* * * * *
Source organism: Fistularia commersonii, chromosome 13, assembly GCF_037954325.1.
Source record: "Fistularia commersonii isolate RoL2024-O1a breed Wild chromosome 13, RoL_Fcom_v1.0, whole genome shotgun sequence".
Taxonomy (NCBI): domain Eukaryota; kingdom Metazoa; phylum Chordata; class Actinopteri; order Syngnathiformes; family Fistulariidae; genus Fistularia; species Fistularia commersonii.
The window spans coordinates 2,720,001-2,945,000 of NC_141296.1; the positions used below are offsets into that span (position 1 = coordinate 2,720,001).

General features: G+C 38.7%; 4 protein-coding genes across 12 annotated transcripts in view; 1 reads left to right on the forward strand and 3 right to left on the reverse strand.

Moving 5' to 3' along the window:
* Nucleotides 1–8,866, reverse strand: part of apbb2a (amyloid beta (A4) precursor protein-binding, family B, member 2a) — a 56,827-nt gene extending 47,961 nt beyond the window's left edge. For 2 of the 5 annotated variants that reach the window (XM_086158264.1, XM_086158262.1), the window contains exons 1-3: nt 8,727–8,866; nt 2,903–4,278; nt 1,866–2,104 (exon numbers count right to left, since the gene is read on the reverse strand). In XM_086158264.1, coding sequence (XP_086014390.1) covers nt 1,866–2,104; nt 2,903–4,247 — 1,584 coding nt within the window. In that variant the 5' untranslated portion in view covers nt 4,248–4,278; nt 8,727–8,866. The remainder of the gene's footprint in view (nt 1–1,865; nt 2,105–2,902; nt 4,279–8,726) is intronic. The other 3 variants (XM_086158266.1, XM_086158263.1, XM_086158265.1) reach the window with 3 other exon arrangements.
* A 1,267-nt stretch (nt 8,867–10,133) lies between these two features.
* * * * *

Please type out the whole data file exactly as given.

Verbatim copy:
Source organism: Fistularia commersonii, chromosome 13, assembly GCF_037954325.1.
Source record: "Fistularia commersonii isolate RoL2024-O1a breed Wild chromosome 13, RoL_Fcom_v1.0, whole genome shotgun sequence".
Taxonomy (NCBI): domain Eukaryota; kingdom Metazoa; phylum Chordata; class Actinopteri; order Syngnathiformes; family Fistulariidae; genus Fistularia; species Fistularia commersonii.
The window spans coordinates 2,720,001-2,945,000 of NC_141296.1; the positions used below are offsets into that span (position 1 = coordinate 2,720,001).

General features: G+C 38.7%; 4 protein-coding genes across 12 annotated transcripts in view; 1 reads left to right on the forward strand and 3 right to left on the reverse strand.

Moving 5' to 3' along the window:
* Nucleotides 1–8,866, reverse strand: part of apbb2a (amyloid beta (A4) precursor protein-binding, family B, member 2a) — a 56,827-nt gene extending 47,961 nt beyond the window's left edge. For 2 of the 5 annotated variants that reach the window (XM_086158264.1, XM_086158262.1), the window contains exons 1-3: nt 8,727–8,866; nt 2,903–4,278; nt 1,866–2,104 (exon numbers count right to left, since the gene is read on the reverse strand). In XM_086158264.1, coding sequence (XP_086014390.1) covers nt 1,866–2,104; nt 2,903–4,247 — 1,584 coding nt within the window. In that variant the 5' untranslated portion in view covers nt 4,248–4,278; nt 8,727–8,866. The remainder of the gene's footprint in view (nt 1–1,865; nt 2,105–2,902; nt 4,279–8,726) is intronic. The other 3 variants (XM_086158266.1, XM_086158263.1, XM_086158265.1) reach the window with 3 other exon arrangements.
* A 1,267-nt stretch (nt 8,867–10,133) lies between these two features.